Who Qualifies as a Vendor?
Vendors don’t fit neatly into one little box, and neither do vendor relationships because the definition of “vendor” varies by regulatory framework.
The California Consumer Privacy Act (CCPA) views vendors differently than the General Data Protection Regulation does. (Even terminology is different – under GDPR, vendors are known as “processors” while CCPA calls them “service providers.”)
For the purposes of this guide, the term “vendor” encompasses a huge variety of relationships, services, and agreements. These relationships can:
- Be short or long-term relationships
- Involve formal contracts or verbal agreements
- Be paid or unpaid
- Be with small mom-and-pop outfits, independent contractors, multinational companies, and more
Vendors don’t just provide IT or software services, either. When we’re talking about data privacy, security, and compliance, any past, present, or future business arrangement between an organization and another entity, by contract or otherwise, can qualify as a vendor. Here are a few examples:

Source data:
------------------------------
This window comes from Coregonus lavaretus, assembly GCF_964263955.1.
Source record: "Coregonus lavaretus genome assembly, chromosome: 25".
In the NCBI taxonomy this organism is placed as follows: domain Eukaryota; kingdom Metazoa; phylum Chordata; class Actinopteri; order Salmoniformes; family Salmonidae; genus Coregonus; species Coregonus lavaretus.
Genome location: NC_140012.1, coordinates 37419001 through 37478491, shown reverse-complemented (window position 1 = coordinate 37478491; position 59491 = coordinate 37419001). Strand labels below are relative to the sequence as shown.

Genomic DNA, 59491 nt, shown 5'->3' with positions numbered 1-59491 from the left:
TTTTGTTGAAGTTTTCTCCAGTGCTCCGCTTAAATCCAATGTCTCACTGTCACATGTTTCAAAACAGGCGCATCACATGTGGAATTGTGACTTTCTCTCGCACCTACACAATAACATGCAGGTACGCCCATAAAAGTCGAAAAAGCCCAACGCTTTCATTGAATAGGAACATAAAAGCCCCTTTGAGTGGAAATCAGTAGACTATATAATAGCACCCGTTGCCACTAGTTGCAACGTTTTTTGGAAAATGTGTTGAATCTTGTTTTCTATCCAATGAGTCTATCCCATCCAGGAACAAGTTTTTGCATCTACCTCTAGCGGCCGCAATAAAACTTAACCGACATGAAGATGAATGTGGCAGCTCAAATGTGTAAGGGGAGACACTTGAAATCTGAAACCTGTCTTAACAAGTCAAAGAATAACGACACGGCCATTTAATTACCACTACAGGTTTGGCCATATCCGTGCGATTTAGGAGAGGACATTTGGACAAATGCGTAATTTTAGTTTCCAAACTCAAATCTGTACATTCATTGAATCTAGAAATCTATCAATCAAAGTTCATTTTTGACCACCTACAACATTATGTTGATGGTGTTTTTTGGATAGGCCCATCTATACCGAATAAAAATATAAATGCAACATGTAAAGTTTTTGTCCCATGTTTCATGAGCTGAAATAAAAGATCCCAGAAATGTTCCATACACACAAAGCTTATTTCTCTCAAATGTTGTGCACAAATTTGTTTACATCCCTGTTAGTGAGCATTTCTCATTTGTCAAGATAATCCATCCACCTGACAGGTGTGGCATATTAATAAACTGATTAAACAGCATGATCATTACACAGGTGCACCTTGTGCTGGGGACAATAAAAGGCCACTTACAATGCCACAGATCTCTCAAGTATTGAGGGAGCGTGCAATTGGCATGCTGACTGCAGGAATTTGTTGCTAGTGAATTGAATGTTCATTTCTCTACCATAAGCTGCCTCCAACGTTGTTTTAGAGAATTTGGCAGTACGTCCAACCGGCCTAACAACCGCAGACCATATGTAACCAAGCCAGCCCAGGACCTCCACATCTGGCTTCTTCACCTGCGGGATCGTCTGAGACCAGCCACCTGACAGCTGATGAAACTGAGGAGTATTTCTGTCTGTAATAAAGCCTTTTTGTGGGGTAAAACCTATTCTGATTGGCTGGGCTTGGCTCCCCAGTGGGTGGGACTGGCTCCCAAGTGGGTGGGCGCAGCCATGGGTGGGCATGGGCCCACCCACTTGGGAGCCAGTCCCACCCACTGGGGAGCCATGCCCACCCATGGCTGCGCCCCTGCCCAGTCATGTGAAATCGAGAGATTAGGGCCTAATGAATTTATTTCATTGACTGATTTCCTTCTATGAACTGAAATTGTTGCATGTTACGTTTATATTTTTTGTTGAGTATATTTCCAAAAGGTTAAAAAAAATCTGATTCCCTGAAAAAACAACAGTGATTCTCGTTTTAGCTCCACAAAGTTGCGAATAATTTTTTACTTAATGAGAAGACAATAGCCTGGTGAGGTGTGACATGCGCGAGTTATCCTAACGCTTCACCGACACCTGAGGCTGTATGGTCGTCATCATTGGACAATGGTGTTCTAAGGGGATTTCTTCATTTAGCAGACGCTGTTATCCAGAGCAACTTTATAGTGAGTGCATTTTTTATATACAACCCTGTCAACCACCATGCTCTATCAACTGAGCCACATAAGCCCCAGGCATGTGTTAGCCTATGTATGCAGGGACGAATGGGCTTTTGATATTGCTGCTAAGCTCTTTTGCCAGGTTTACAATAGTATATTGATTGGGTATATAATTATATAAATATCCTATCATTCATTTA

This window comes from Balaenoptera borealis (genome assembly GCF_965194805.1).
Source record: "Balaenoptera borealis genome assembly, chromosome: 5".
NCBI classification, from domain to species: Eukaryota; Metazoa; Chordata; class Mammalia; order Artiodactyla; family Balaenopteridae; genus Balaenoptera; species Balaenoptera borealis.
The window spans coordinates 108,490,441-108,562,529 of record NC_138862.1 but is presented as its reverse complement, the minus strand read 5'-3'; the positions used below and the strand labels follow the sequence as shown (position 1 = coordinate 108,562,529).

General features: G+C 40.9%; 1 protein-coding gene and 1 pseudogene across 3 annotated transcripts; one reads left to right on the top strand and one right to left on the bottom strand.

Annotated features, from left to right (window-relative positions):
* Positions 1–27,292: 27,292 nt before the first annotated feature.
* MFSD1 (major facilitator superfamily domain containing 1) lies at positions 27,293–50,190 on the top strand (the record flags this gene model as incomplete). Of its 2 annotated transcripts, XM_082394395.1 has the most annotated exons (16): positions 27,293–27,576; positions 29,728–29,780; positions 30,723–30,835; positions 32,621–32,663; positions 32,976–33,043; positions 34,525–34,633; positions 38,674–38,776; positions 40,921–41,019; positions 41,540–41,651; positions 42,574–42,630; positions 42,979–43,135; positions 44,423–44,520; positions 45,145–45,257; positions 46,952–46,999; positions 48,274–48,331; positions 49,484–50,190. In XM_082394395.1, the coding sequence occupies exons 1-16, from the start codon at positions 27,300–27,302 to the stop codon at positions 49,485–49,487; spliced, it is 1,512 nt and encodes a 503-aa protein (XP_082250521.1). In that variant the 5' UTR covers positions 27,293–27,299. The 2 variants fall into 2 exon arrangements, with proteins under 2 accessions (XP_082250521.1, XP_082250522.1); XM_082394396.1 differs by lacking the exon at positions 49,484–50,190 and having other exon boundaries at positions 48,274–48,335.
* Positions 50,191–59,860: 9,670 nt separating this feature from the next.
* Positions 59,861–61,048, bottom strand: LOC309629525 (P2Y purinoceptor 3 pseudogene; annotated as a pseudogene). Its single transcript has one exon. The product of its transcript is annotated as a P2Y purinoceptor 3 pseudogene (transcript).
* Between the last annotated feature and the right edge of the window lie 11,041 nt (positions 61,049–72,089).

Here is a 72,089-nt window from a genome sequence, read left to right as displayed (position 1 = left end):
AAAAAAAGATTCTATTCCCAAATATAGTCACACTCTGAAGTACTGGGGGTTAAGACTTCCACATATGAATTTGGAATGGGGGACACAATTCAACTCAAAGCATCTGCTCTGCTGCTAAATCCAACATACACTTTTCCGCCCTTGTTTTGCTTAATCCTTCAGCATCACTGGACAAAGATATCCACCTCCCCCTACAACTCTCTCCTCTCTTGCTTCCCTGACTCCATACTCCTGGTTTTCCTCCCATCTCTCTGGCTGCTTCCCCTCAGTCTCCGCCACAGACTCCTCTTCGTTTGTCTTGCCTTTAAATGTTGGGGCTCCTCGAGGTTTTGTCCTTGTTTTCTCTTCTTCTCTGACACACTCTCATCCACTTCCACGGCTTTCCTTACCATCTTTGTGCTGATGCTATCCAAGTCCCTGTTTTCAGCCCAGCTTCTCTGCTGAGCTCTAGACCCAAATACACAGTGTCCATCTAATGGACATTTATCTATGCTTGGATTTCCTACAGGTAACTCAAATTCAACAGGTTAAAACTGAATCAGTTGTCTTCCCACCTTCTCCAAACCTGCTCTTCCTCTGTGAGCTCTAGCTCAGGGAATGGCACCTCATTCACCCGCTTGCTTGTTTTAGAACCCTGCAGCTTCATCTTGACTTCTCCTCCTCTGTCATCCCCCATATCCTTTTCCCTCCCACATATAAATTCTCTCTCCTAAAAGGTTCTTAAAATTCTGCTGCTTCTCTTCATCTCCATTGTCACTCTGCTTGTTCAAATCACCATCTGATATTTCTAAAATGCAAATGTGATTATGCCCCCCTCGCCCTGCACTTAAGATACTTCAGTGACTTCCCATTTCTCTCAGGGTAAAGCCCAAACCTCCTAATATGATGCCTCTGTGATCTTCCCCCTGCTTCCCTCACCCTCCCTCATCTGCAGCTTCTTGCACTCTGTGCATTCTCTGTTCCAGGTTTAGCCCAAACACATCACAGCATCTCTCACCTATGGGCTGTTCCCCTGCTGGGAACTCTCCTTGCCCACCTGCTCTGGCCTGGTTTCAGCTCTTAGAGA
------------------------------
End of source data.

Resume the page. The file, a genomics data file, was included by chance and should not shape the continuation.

- The IT provider who maintains your company-wide servers
- The marketing agency that manages your email marketing campaigns
- The HR provider who helps you run your payroll services
- The Software-as-a-Service (SaaS) provider who offers a free trial of a customer management solution
Whether you do it or you delegate the job to someone else, you need to establish processes for overseeing everything about your relationship with all types of vendors.
How Do Vendors Impact Data Security and Privacy?
Before we dive into how to build a solid Vendor Management Guide, let’s take a look at why it’s so critical to have these processes in the first place. Knowing what’s really at stake helps you address vendors and extend your data privacy obligations along your entire supply chain.
Vendors can pose:
- Operational risks (a breach or injunction that paralyzes your system)
- Data security risks (a hack that exposes your customers’ data)